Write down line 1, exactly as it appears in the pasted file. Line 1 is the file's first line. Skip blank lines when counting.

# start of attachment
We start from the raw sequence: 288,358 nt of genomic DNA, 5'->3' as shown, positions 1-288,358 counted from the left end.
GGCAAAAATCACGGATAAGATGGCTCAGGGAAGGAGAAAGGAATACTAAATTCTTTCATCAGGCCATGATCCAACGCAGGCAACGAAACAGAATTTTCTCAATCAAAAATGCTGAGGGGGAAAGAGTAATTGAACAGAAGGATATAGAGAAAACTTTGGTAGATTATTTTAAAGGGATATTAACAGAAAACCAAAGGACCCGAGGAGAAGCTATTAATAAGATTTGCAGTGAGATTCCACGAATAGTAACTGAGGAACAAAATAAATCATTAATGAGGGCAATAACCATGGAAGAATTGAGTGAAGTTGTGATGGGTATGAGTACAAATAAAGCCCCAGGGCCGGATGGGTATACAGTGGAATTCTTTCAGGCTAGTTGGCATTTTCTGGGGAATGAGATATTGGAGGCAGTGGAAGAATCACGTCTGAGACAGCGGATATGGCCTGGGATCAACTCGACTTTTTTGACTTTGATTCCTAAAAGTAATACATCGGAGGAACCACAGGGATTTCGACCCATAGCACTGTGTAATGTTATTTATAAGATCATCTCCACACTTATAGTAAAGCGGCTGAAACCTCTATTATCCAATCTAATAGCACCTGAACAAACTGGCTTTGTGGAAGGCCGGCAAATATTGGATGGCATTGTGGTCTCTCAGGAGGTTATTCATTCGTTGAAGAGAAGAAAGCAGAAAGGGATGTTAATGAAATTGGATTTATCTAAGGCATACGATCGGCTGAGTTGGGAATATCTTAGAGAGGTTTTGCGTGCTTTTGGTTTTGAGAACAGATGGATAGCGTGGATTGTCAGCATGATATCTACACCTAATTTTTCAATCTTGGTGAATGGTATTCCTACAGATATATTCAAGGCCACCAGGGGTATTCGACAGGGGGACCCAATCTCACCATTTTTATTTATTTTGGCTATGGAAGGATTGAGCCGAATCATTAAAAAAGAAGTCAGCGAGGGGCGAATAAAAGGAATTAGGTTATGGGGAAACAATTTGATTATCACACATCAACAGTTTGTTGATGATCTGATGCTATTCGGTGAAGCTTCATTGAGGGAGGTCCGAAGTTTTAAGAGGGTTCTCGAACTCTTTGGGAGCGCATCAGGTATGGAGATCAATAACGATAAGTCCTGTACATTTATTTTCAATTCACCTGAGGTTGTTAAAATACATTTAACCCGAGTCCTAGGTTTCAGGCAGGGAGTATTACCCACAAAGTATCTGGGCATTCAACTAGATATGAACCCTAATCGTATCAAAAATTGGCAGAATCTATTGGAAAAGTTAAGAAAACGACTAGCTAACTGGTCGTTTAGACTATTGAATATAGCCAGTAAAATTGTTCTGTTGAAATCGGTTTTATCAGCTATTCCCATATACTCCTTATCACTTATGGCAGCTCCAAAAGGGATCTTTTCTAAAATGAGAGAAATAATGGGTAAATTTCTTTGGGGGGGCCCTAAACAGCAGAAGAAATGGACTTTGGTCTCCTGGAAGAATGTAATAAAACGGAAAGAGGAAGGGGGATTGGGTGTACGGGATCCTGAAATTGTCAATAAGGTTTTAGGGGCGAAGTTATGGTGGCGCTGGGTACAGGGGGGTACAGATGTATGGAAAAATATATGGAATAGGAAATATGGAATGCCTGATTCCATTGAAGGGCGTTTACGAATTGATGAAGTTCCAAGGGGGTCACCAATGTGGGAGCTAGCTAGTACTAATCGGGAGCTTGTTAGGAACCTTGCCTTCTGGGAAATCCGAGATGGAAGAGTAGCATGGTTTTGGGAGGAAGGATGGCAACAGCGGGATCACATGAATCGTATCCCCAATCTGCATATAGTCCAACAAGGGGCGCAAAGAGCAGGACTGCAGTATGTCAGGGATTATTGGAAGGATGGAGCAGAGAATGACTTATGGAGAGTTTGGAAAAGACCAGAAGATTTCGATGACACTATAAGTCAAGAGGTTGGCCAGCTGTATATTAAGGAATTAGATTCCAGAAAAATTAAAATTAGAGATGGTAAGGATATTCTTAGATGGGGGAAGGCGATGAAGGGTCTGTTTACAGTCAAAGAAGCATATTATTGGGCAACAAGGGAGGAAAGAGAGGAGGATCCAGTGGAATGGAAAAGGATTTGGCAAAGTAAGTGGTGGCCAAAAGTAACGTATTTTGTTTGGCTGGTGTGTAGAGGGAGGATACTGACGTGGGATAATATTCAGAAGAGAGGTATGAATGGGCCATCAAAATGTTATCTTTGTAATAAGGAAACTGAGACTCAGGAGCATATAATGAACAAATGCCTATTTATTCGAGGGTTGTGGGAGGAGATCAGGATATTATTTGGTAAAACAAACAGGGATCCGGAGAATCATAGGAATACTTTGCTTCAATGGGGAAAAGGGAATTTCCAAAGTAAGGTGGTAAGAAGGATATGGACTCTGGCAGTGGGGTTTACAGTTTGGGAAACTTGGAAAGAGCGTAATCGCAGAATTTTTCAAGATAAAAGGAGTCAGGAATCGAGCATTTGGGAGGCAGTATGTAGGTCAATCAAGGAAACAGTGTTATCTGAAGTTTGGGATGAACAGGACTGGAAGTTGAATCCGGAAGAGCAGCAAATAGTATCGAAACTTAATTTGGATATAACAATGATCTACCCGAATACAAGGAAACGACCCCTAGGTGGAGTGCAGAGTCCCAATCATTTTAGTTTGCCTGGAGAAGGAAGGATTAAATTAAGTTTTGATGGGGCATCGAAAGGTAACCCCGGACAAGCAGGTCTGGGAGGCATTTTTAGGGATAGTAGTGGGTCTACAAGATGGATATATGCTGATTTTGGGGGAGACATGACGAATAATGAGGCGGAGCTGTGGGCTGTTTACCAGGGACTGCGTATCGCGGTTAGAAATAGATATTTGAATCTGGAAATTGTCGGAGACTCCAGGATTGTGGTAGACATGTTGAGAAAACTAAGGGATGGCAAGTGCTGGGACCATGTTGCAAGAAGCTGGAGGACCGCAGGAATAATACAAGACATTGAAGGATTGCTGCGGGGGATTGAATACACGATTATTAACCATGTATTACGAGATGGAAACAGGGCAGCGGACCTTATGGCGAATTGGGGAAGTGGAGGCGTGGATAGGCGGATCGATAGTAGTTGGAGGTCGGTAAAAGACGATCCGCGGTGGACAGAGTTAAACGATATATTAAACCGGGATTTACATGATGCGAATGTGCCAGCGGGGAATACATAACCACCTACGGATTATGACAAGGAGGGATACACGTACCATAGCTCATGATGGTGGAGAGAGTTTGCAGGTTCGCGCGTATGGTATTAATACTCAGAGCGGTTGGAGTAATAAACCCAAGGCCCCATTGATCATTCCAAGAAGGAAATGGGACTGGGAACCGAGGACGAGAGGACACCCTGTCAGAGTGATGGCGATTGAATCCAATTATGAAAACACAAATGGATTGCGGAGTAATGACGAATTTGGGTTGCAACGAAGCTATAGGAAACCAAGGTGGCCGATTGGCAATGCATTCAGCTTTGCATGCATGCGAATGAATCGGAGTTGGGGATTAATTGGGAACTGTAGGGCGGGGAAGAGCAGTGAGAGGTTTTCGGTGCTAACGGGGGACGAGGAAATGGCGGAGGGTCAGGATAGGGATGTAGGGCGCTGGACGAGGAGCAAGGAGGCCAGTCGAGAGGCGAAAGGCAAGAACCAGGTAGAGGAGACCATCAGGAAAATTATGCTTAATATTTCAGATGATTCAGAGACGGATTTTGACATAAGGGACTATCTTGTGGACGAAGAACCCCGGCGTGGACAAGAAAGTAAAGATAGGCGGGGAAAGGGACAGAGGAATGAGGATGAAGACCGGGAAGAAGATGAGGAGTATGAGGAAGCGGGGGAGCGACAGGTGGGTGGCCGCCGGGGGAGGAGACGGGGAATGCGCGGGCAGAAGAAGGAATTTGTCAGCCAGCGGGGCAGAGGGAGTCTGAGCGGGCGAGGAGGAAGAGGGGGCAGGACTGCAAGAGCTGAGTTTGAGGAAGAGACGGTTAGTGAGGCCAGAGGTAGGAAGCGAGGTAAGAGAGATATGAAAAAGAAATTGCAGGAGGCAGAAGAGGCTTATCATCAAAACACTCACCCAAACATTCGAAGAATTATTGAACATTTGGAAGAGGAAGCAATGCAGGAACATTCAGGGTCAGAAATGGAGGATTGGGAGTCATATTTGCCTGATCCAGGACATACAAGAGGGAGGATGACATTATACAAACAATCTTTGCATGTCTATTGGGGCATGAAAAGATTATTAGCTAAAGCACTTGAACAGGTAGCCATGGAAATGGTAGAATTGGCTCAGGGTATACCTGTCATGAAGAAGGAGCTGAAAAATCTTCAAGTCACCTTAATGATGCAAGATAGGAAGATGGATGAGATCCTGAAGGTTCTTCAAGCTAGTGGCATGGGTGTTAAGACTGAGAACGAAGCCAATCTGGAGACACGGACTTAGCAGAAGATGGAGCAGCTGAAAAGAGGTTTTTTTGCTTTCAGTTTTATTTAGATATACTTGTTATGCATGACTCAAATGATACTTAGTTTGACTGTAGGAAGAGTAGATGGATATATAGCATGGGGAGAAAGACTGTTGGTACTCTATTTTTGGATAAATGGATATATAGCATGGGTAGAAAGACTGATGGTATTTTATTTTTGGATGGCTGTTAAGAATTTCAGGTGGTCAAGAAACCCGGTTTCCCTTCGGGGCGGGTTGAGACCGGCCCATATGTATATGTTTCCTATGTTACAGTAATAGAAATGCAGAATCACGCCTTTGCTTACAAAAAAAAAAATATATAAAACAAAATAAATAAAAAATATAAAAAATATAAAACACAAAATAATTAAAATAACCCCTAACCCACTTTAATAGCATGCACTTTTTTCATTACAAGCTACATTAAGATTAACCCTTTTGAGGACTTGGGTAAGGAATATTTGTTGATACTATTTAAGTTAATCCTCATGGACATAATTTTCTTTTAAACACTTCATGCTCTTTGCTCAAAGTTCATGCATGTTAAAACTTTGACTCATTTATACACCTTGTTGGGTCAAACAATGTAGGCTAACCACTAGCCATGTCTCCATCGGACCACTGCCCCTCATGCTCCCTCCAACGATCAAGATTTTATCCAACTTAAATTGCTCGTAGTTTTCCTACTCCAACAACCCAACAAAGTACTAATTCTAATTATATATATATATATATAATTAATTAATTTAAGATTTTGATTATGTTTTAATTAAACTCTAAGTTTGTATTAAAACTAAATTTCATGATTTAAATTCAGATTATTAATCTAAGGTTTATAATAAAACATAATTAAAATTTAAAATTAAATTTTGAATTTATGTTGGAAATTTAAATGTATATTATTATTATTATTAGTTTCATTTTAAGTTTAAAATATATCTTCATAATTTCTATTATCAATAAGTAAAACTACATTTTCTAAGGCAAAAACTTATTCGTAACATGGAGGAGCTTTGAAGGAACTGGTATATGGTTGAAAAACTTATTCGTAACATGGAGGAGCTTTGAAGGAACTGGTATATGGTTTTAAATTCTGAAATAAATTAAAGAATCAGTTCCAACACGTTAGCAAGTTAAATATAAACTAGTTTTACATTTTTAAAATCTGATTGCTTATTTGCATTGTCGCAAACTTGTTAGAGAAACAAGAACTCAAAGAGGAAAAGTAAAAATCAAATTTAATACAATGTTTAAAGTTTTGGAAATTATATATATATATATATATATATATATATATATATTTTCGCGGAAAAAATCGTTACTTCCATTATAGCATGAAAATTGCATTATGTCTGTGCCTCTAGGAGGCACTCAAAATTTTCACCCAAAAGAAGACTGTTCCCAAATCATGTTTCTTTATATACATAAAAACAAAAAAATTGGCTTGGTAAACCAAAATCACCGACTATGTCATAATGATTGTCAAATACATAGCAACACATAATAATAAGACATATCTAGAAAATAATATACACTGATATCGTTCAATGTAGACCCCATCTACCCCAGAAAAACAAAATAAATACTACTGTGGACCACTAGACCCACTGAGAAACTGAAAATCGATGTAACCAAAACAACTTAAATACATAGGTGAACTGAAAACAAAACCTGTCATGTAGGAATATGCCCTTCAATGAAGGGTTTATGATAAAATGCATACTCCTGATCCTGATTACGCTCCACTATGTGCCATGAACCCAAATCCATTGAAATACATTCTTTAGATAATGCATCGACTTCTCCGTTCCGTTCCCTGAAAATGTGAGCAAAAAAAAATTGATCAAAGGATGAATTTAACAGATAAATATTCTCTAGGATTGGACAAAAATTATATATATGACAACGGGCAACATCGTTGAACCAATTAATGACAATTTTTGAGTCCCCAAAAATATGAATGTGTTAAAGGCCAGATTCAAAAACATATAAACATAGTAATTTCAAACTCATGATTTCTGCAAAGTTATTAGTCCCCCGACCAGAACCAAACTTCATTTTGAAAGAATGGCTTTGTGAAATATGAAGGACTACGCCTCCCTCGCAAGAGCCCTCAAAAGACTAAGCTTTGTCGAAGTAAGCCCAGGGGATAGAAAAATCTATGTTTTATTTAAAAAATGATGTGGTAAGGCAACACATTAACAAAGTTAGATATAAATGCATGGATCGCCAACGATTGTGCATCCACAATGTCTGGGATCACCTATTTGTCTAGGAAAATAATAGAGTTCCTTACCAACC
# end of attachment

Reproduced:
We start from the raw sequence: 288,358 nt of genomic DNA, 5'->3' as shown, positions 1-288,358 counted from the left end.